The very word ‘conflict’ can make many of us flinch.

Conflict can be confronting for most of us, particularly in the workplace. However, most of us will experience workplace conflict at some point in our lives.

Conflict in the workplace has been described as “a pervasive organisational problem that affects employees’ work and interactions”. It may occur between two people or a number of people.

What causes workplace conflict?

Workplace conflict can be caused by a number of things. Recent research into in New Zealand found the most common cause of conflict was over differences of opinion on how to complete a task (21 per cent), followed by procedures and policies not being followed (17 per cent). Other causes included working conditions and hours, treatment of staff (including personality clashes), work performance and salaries.

Effects of workplace conflict

Conflict in the workplace can have enormous repercussions. It can lead to loss of productivity, barriers between co-workers, loss of co-operation and collaboration and the stifling of creativity and problem-solving. High levels of tension can make the workplace extremely uncomfortable, leading to stress and even depression. Sometimes it can lead to staff leaving.

The research in New Zealand found the most common reactions to conflict at work were anger (83 per cent), followed by stress (57 per cent).

Productivity also suffered with 46 per cent of workers losing focus, 37 per cent avoiding communication with the other party, and 33 per cent experiencing reduced motivation. As a result, deadlines were missed, confidence decreased and mistakes increased. Staff took more time off work and ended up leaving the workplace either by choice or through dismissal.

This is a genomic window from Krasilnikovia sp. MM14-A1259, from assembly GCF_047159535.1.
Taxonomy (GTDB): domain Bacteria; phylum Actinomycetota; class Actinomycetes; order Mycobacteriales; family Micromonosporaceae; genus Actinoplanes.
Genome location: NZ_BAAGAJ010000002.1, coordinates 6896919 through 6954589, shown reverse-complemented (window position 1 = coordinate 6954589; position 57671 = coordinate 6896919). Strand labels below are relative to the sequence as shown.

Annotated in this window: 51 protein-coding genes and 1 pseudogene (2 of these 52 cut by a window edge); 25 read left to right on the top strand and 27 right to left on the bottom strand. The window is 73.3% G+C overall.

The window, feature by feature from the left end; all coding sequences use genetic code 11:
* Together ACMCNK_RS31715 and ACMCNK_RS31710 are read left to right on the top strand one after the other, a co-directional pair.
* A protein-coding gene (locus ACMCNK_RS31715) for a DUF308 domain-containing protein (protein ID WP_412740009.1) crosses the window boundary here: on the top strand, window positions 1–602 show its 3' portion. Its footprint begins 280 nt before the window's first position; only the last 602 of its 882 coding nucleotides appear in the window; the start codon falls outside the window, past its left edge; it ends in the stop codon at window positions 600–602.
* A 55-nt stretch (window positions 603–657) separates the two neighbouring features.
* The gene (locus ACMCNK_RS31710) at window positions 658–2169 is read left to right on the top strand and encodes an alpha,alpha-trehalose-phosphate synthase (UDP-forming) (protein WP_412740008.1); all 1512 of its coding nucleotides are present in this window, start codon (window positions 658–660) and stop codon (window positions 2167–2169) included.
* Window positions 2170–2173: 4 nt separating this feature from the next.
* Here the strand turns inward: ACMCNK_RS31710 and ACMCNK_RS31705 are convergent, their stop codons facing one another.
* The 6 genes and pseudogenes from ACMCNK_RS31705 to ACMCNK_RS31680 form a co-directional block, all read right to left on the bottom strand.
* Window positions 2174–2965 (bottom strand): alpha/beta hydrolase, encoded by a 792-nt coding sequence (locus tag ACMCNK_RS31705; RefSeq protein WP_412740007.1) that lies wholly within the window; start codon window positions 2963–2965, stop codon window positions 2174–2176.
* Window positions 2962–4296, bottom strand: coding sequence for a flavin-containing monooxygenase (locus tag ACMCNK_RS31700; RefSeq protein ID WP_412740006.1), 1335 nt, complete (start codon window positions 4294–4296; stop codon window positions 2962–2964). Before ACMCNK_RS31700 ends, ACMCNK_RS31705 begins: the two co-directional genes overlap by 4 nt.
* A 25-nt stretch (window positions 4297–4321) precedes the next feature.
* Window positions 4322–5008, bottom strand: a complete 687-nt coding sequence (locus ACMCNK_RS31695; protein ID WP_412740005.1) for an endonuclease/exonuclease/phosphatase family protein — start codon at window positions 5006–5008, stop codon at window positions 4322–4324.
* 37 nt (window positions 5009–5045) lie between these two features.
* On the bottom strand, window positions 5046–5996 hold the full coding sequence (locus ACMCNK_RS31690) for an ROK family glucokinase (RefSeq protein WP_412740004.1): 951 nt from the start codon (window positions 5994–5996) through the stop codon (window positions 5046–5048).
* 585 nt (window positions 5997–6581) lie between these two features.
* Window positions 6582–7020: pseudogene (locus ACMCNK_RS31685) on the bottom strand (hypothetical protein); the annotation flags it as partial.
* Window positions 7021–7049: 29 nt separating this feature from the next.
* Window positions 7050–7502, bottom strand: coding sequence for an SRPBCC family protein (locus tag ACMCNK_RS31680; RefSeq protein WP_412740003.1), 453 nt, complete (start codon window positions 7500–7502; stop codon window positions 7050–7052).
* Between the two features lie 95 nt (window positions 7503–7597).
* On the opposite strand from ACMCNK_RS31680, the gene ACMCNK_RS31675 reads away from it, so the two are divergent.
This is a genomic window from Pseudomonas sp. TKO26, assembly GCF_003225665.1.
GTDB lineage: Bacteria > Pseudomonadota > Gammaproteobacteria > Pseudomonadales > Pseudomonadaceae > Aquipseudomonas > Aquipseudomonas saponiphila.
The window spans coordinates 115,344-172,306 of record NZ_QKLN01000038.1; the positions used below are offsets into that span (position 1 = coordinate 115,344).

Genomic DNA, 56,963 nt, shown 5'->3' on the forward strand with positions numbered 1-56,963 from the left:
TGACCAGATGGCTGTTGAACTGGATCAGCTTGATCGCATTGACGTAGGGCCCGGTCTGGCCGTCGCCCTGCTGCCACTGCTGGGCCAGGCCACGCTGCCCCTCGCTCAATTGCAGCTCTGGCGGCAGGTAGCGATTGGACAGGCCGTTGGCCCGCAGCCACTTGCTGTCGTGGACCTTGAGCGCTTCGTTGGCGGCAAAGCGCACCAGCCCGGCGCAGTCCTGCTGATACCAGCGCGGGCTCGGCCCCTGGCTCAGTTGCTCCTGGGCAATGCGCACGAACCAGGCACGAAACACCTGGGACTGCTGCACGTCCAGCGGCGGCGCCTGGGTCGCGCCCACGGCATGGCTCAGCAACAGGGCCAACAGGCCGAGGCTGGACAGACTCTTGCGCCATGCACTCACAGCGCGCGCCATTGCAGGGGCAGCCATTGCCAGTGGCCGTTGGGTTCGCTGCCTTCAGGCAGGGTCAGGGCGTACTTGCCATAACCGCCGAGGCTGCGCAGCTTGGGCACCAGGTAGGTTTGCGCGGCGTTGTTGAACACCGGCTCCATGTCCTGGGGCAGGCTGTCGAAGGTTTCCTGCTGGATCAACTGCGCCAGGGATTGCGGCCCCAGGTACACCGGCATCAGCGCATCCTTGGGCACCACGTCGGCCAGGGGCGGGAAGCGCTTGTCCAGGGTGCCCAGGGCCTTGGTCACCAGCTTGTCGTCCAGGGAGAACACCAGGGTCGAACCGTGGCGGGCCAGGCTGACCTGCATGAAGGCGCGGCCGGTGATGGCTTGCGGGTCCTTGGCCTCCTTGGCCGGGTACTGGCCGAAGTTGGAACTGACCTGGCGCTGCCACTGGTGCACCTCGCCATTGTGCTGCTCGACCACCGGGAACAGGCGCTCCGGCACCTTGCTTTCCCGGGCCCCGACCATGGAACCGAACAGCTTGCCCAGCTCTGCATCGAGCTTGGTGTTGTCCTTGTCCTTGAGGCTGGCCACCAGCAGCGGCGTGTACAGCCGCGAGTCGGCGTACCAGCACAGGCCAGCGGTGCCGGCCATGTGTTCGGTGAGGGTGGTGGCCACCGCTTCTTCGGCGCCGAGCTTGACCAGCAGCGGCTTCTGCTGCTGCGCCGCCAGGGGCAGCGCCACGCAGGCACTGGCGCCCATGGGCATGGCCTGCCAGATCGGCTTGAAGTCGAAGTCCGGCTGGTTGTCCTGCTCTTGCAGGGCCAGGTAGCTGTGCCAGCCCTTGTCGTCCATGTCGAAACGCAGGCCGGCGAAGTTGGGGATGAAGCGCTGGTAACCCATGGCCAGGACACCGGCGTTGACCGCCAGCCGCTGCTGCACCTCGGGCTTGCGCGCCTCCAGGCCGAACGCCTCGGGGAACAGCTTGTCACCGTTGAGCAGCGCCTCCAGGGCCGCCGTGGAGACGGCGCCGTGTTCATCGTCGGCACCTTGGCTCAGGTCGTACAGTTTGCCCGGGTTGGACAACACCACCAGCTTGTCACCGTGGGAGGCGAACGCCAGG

Why we avoid conflict

Given the insights above, is it any wonder most of us choose to avoid workplace conflict. Instead of addressing the issues at hand, we try to side-step around them, or play the ‘nice person’ and ‘go with the flow’, even if we are unhappy.

But why are we so opposed to conflict?

Research has suggested that conflict avoidance may have contrasting motivations. A study focusing on Chinese workplaces showed that in the East, conflict avoidance was “culturally valued and useful” in societies where relationships are highly valued. This suggests that conflict avoidance is motivated by supporting relationships and the goals of others. However, in the West, conflict avoidance is motivated by more selfish reasons.

Some of the reasons we avoid workplace conflict may include:

  1. Believing that conflict is ‘bad’. Unfortunately many of us as children experienced conflict as fighting resulting in physical, psychological and emotional harm. This was bad behavior in response to conflict- conflict is simply a difference in views.
  2. Fear of being seen as a ‘trouble-maker’ or uncooperative
  3. Lack of confidence and needing to be ‘liked’ at work
  4. Believing it is impossible to change other people’s points of view
  5. Lack of skills in dealing with conflict
  6. Fear that colleagues or manager will not support you
  7. Fear of retaliation and retribution- you will lose your job!
  8. A previous bad experience with conflict
  9. Fear that a disagreement will damage relationships between you and your work colleagues.